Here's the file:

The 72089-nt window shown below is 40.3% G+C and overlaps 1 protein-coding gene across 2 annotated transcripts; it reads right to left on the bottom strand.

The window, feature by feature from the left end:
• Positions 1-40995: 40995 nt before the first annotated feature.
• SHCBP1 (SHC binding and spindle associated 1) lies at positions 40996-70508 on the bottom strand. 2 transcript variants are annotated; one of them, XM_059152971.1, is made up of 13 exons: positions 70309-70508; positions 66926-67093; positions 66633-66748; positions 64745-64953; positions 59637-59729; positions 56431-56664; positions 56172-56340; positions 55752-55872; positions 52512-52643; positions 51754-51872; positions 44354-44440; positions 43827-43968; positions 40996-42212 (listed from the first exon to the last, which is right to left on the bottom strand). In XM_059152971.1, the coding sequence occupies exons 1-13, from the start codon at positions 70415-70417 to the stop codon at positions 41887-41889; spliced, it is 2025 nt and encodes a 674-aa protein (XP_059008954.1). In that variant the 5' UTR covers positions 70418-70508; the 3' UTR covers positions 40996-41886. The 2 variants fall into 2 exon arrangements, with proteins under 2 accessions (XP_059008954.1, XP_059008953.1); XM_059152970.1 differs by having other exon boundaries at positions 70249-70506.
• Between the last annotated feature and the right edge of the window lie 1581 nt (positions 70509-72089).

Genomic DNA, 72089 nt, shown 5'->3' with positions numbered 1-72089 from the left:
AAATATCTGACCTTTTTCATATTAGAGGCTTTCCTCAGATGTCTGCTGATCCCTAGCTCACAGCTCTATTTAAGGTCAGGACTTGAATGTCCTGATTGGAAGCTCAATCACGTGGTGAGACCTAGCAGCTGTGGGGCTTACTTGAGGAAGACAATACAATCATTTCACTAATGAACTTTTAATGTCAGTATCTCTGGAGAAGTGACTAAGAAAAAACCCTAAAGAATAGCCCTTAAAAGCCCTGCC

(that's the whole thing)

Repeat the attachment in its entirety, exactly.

The 72089-nt window shown below is 40.3% G+C and overlaps 1 protein-coding gene across 2 annotated transcripts; it reads right to left on the bottom strand.

The window, feature by feature from the left end:
• Positions 1-40995: 40995 nt before the first annotated feature.
• SHCBP1 (SHC binding and spindle associated 1) lies at positions 40996-70508 on the bottom strand. 2 transcript variants are annotated; one of them, XM_059152971.1, is made up of 13 exons: positions 70309-70508; positions 66926-67093; positions 66633-66748; positions 64745-64953; positions 59637-59729; positions 56431-56664; positions 56172-56340; positions 55752-55872; positions 52512-52643; positions 51754-51872; positions 44354-44440; positions 43827-43968; positions 40996-42212 (listed from the first exon to the last, which is right to left on the bottom strand). In XM_059152971.1, the coding sequence occupies exons 1-13, from the start codon at positions 70415-70417 to the stop codon at positions 41887-41889; spliced, it is 2025 nt and encodes a 674-aa protein (XP_059008954.1). In that variant the 5' UTR covers positions 70418-70508; the 3' UTR covers positions 40996-41886. The 2 variants fall into 2 exon arrangements, with proteins under 2 accessions (XP_059008954.1, XP_059008953.1); XM_059152970.1 differs by having other exon boundaries at positions 70249-70506.
• Between the last annotated feature and the right edge of the window lie 1581 nt (positions 70509-72089).

Genomic DNA, 72089 nt, shown 5'->3' with positions numbered 1-72089 from the left:
AAATATCTGACCTTTTTCATATTAGAGGCTTTCCTCAGATGTCTGCTGATCCCTAGCTCACAGCTCTATTTAAGGTCAGGACTTGAATGTCCTGATTGGAAGCTCAATCACGTGGTGAGACCTAGCAGCTGTGGGGCTTACTTGAGGAAGACAATACAATCATTTCACTAATGAACTTTTAATGTCAGTATCTCTGGAGAAGTGACTAAGAAAAAACCCTAAAGAATAGCCCTTAAAAGCCCTGCC